Pakistan’s Moenjodaro is crumbling away | Pakistan | Al Jazeera

“If our estimates are proven correct, Moenjodaro was probably a cosmopolitan city of its times. I have said it time and again that, 5,000 years ago, when people in Europe and other places lived in caves and jungles, people in Moenjodaro lived in brick houses in a civilised and planned city,” Qasim says.

 

Source: Pakistan’s Moenjodaro is crumbling away | Pakistan | Al Jazeera

The shifting global landscape – The Boston Globe

If my view is broadly correct, the great foreign policy challenge of our age will be to manage cooperation among many competing and technologically advanced regions, and most urgently to face up to our common environmental and health crises. We should move past the age of empires, decolonization, and Cold Wars. The world is arriving at the “equality of courage and force” long ago foreseen by Adam Smith. We should gladly enter the Age of Sustainable Development, in which the preeminent aim of all countries, and especially the great powers, is to work together to protect the environment, end the remnants of extreme poverty, and guard against a senseless descent into violence based on antiquated ideas of the dominance of one place or people over another.

Jeffrey D. Sachs is University Professor and director of the Center for Sustainable Development at Columbia University, and author of “The Age of Sustainable Development.”

Source: The shifting global landscape – The Boston Globe

Not NY-London 2015 But Paris 1700

They built fortunes and Paris:

In the seventeenth century, all these factors came together, and Paris became the European capital of conspicuous consumption when a new kind of wealth began to be very ostentatiously exhibited…All through the century, incalculably ostentatious displays of opulence were rolled out by non-Parisians of humble birth. The most publicized cases involved your men from poor families in the French provinces who, once they reached the French capital, had managed to amass fortunes. To a man, they owed their rags-to-riches stories to their instinct for the working of the age’s equivalent of high finance…

Guidebooks presented this financial elite’s impact on the cityscape as a noteworthy feature of modern Paris; their authors never failed to point out when a residence they recommended as particularly fine belonged to a man of finance. And indeed more than half the homes new to Paris in the seventeenth century and considered then and now to be of architectural significance were built by men who made their fortunes in finance rather than inheriting them. These men, who early in the century became known as “financiers,” were more than three times as likely as the scions of the great old families to build a home in seventeenth-century Paris and thereby to have helped create the original modern French architecture. And, as a 1707 work explained, this was evident to all: “Everyone knows that it’s because of the financiers that [Paris] has the special glow for which it is so renowned at present.”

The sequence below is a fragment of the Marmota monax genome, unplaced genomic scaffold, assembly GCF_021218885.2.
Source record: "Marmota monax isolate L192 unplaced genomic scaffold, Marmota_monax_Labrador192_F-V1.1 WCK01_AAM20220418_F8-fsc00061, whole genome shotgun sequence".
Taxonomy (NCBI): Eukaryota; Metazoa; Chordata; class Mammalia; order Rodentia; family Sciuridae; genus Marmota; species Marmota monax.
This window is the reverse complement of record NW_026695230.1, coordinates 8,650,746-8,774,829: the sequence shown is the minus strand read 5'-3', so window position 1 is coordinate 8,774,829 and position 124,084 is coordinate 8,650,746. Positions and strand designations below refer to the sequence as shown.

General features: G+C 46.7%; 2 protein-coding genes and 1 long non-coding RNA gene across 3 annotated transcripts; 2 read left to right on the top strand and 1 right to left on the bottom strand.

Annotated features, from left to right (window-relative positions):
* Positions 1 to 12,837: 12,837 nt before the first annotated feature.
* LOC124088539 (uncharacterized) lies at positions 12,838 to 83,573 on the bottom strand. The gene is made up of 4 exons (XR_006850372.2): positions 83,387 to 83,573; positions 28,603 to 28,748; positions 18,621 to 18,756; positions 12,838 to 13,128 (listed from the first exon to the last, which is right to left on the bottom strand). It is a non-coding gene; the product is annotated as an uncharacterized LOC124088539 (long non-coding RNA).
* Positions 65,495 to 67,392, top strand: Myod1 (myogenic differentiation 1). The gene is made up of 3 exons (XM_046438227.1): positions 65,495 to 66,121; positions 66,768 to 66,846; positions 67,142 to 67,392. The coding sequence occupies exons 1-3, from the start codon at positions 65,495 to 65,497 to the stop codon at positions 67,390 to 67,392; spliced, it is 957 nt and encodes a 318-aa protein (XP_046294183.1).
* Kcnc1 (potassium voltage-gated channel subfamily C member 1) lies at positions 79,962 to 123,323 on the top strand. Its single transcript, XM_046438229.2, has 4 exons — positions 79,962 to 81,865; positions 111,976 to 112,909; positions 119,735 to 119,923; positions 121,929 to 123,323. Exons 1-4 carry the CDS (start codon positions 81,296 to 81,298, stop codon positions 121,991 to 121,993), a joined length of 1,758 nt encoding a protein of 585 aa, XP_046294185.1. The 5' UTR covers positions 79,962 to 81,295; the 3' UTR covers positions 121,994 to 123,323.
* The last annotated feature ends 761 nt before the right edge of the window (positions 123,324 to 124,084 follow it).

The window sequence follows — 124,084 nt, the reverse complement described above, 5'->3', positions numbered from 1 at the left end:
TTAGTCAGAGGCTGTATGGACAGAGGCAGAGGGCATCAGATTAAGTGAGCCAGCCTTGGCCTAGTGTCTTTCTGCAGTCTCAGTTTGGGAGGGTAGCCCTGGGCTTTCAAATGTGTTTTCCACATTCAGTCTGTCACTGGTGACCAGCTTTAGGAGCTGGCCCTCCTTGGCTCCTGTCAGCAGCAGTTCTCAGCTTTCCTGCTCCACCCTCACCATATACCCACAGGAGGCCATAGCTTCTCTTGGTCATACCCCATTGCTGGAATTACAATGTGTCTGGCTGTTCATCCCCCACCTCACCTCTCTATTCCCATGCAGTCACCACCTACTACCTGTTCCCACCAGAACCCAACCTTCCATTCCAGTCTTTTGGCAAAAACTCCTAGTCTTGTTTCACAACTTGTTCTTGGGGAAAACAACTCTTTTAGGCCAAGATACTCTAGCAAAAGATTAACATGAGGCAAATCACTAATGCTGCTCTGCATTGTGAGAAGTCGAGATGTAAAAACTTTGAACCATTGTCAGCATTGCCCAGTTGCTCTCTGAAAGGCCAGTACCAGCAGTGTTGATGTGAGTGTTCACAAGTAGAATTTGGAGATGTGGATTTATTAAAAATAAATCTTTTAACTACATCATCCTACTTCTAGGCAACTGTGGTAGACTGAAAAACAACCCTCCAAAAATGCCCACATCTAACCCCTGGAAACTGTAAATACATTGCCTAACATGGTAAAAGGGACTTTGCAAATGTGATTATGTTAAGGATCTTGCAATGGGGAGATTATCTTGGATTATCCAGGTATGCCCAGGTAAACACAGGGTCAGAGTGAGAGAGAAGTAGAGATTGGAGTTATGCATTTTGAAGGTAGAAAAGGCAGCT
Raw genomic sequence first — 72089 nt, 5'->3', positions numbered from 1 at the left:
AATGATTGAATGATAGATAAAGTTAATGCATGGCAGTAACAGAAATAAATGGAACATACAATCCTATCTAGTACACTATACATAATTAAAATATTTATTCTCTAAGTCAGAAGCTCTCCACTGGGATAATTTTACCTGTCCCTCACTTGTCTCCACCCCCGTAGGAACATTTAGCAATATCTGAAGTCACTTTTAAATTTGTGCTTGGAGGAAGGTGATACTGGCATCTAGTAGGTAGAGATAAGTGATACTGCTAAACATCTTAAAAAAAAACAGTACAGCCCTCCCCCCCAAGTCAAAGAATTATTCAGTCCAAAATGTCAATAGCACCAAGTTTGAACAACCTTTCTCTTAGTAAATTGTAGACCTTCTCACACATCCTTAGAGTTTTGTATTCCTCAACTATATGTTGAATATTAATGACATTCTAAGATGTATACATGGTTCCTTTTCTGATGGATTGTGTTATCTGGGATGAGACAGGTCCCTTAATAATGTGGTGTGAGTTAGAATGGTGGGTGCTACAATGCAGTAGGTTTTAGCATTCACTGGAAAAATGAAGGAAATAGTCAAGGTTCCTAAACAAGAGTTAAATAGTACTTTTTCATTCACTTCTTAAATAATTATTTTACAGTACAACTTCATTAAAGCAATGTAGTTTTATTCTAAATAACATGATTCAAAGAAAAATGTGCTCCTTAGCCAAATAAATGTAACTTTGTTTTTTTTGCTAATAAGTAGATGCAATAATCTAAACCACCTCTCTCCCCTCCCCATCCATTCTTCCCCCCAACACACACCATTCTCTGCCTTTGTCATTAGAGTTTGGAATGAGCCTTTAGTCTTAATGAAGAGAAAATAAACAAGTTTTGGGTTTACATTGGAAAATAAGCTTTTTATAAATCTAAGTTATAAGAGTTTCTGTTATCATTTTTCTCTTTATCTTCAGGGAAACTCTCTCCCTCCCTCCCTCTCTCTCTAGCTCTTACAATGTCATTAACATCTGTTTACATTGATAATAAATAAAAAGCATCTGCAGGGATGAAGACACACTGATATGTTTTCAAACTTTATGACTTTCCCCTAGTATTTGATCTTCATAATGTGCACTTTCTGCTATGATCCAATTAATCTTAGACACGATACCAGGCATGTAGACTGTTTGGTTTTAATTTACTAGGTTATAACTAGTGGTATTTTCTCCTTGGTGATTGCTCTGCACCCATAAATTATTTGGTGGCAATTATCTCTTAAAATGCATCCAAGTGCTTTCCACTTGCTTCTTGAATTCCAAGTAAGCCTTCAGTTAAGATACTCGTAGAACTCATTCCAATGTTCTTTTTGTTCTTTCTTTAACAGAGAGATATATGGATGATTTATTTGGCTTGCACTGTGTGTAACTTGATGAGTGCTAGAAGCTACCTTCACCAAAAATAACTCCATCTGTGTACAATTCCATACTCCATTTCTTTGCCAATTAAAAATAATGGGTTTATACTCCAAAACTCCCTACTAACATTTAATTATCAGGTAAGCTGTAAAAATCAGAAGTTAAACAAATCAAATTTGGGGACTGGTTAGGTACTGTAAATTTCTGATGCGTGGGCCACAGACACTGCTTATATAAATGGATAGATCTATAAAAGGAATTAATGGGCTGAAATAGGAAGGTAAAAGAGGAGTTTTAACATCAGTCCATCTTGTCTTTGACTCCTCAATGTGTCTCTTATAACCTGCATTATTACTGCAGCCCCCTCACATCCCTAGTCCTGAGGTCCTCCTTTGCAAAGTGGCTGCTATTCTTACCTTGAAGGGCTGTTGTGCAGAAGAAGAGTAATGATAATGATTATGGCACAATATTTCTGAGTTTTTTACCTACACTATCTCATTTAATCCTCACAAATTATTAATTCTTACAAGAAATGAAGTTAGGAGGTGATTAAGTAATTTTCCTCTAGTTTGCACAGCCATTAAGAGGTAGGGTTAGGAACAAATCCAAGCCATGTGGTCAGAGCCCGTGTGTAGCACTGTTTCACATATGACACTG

The financiers were not the only group responsible for the “special glow” with which memorable modern architecture enveloped the city. A second profession also made a meteoric rise to prominence in the city on the move: the real-estate developer….

In the seventeenth century, Paris became a city in which to many the lure of money seemed omnipresent… a city that was “paradise for the rich and hell for the poor”…

Writers of every stripe… spoke of men of new wealth in the same way, as “leeches” who were bleeding the country dry and making paupers of honest citizens…..

The stories of Parisian financiers inspired the creation of other new words… nouveau riche… “the plague of our century”…”absolutely teeming with nouveaux riches, flaunting the fruit of their plundering of widows and orphans.”…

Parvenue, “one day a servant, the next, master of the house.”…

Millionnaire was initially a synonym for nouveau riche and parvenu, and individual of humble origins whose vast wealth was both sudden and ill-gotten….

Read the book – well worth the time.

How Paris Became Paris – The Invention of the Modern City by Joan DeJean, Bloomsbury Publishing

The Five Worst Supreme Court Justices In American History, Ranked | ThinkProgress

“the justices of the Supreme Court have shaped a nation where children toiled in coal mines, where Americans could be forced into camps because of their race, and where a woman could be sterilized against her will by state law. The Court was the midwife of Jim Crow, the right hand of union busters, and the dead hand of the Confederacy. Nor is the modern Court a vast improvement, with its incursions on voting rights and its willingness to place elections for sale.”

Even amidst this dark history, certain justices stand out as particularly mean-spirited, ideological or unconcerned about their duty to follow the text of the Constitution. Based on my review of over 150 years of Supreme Court history in Injustices, here are the five jurists who stand out as the worst justices in American history:

The Five Worst Supreme Court Justices In American History, Ranked | ThinkProgress.

Desegrating New York City: The amazing pre-Civil War history of public transit integration in the North

Downing scarcely had taken a seat aboard the Harlem Railroad when an agent told him to leave. Downing refused, and “the agent and driver immediately seized hold of him, dragged him out, and assisted by two other men, gave him a severe beating, and inflicted a wound in his neck.”

When NYC residents fought racially segregated public transit and the landmark lawsuit was won by a future Republican president.

Desegrating New York City: The amazing pre-Civil War history of public transit integration in the North – Salon.com.